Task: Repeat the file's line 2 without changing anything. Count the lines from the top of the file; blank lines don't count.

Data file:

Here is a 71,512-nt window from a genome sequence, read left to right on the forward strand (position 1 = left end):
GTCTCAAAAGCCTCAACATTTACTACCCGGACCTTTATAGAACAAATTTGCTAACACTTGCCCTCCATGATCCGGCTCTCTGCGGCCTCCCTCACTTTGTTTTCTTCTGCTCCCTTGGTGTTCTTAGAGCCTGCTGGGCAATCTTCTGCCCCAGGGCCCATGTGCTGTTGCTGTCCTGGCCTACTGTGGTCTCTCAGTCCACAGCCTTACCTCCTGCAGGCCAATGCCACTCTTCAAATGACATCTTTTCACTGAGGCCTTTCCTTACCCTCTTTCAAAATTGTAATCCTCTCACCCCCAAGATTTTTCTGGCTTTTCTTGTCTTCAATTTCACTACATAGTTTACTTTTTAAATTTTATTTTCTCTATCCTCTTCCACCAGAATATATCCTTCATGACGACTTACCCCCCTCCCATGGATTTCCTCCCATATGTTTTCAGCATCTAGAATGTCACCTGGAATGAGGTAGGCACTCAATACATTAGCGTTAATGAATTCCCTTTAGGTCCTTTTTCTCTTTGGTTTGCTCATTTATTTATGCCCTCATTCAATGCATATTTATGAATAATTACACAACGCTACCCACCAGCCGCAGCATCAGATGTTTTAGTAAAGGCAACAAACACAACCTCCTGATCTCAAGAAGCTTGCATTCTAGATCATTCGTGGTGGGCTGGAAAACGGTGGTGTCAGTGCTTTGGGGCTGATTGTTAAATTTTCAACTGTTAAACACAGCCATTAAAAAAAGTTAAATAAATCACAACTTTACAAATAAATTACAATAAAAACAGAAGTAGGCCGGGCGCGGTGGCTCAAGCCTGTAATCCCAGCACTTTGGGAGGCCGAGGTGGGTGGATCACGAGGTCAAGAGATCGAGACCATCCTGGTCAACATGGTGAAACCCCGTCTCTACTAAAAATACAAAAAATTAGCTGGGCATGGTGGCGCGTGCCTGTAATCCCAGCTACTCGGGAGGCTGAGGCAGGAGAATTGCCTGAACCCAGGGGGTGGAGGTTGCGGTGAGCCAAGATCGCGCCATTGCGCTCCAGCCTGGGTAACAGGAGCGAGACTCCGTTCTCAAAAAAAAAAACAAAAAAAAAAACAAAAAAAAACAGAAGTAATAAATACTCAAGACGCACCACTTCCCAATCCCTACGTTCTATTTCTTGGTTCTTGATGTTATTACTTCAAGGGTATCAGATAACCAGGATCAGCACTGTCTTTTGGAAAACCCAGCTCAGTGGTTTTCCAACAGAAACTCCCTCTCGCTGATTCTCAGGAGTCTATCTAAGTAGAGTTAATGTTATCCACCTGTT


GTCTCAAAAGCCTCAACATTTACTACCCGGACCTTTATAGAACAAATTTGCTAACACTTGCCCTCCATGATCCGGCTCTCTGCGGCCTCCCTCACTTTGTTTTCTTCTGCTCCCTTGGTGTTCTTAGAGCCTGCTGGGCAATCTTCTGCCCCAGGGCCCATGTGCTGTTGCTGTCCTGGCCTACTGTGGTCTCTCAGTCCACAGCCTTACCTCCTGCAGGCCAATGCCACTCTTCAAATGACATCTTTTCACTGAGGCCTTTCCTTACCCTCTTTCAAAATTGTAATCCTCTCACCCCCAAGATTTTTCTGGCTTTTCTTGTCTTCAATTTCACTACATAGTTTACTTTTTAAATTTTATTTTCTCTATCCTCTTCCACCAGAATATATCCTTCATGACGACTTACCCCCCTCCCATGGATTTCCTCCCATATGTTTTCAGCATCTAGAATGTCACCTGGAATGAGGTAGGCACTCAATACATTAGCGTTAATGAATTCCCTTTAGGTCCTTTTTCTCTTTGGTTTGCTCATTTATTTATGCCCTCATTCAATGCATATTTATGAATAATTACACAACGCTACCCACCAGCCGCAGCATCAGATGTTTTAGTAAAGGCAACAAACACAACCTCCTGATCTCAAGAAGCTTGCATTCTAGATCATTCGTGGTGGGCTGGAAAACGGTGGTGTCAGTGCTTTGGGGCTGATTGTTAAATTTTCAACTGTTAAACACAGCCATTAAAAAAAGTTAAATAAATCACAACTTTACAAATAAATTACAATAAAAACAGAAGTAGGCCGGGCGCGGTGGCTCAAGCCTGTAATCCCAGCACTTTGGGAGGCCGAGGTGGGTGGATCACGAGGTCAAGAGATCGAGACCATCCTGGTCAACATGGTGAAACCCCGTCTCTACTAAAAATACAAAAAATTAGCTGGGCATGGTGGCGCGTGCCTGTAATCCCAGCTACTCGGGAGGCTGAGGCAGGAGAATTGCCTGAACCCAGGGGGTGGAGGTTGCGGTGAGCCAAGATCGCGCCATTGCGCTCCAGCCTGGGTAACAGGAGCGAGACTCCGTTCTCAAAAAAAAAAACAAAAAAAAAAACAAAAAAAAACAGAAGTAATAAATACTCAAGACGCACCACTTCCCAATCCCTACGTTCTATTTCTTGGTTCTTGATGTTATTACTTCAAGGGTATCAGATAACCAGGATCAGCACTGTCTTTTGGAAAACCCAGCTCAGTGGTTTTCCAACAGAAACTCCCTCTCGCTGATTCTCAGGAGTCTATCTAAGTAGAGTTAATGTTATCCACCTGTT